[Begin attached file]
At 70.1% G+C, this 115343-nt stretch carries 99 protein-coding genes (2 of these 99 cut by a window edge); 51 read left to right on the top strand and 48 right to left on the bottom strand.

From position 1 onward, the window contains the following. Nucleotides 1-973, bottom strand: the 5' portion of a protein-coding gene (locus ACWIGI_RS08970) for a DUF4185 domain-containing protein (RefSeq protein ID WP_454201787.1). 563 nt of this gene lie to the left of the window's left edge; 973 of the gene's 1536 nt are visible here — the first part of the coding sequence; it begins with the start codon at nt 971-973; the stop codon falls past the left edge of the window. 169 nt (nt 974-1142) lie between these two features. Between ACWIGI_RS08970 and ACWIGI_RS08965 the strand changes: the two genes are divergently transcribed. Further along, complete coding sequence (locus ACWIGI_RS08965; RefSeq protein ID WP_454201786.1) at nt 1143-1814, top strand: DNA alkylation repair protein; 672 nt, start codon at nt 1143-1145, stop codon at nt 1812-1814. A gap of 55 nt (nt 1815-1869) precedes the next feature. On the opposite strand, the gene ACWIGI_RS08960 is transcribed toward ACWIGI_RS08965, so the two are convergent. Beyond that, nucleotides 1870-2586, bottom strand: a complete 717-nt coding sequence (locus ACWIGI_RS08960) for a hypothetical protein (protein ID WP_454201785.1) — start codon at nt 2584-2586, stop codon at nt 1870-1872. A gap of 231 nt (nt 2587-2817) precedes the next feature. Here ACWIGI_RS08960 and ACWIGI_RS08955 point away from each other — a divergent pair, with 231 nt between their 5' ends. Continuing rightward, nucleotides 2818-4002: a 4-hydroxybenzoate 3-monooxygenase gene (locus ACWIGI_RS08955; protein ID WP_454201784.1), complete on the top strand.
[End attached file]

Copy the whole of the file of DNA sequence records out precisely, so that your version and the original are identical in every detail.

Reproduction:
At 70.1% G+C, this 115343-nt stretch carries 99 protein-coding genes (2 of these 99 cut by a window edge); 51 read left to right on the top strand and 48 right to left on the bottom strand.

From position 1 onward, the window contains the following. Nucleotides 1-973, bottom strand: the 5' portion of a protein-coding gene (locus ACWIGI_RS08970) for a DUF4185 domain-containing protein (RefSeq protein ID WP_454201787.1). 563 nt of this gene lie to the left of the window's left edge; 973 of the gene's 1536 nt are visible here — the first part of the coding sequence; it begins with the start codon at nt 971-973; the stop codon falls past the left edge of the window. 169 nt (nt 974-1142) lie between these two features. Between ACWIGI_RS08970 and ACWIGI_RS08965 the strand changes: the two genes are divergently transcribed. Further along, complete coding sequence (locus ACWIGI_RS08965; RefSeq protein ID WP_454201786.1) at nt 1143-1814, top strand: DNA alkylation repair protein; 672 nt, start codon at nt 1143-1145, stop codon at nt 1812-1814. A gap of 55 nt (nt 1815-1869) precedes the next feature. On the opposite strand, the gene ACWIGI_RS08960 is transcribed toward ACWIGI_RS08965, so the two are convergent. Beyond that, nucleotides 1870-2586, bottom strand: a complete 717-nt coding sequence (locus ACWIGI_RS08960) for a hypothetical protein (protein ID WP_454201785.1) — start codon at nt 2584-2586, stop codon at nt 1870-1872. A gap of 231 nt (nt 2587-2817) precedes the next feature. Here ACWIGI_RS08960 and ACWIGI_RS08955 point away from each other — a divergent pair, with 231 nt between their 5' ends. Continuing rightward, nucleotides 2818-4002: a 4-hydroxybenzoate 3-monooxygenase gene (locus ACWIGI_RS08955; protein ID WP_454201784.1), complete on the top strand.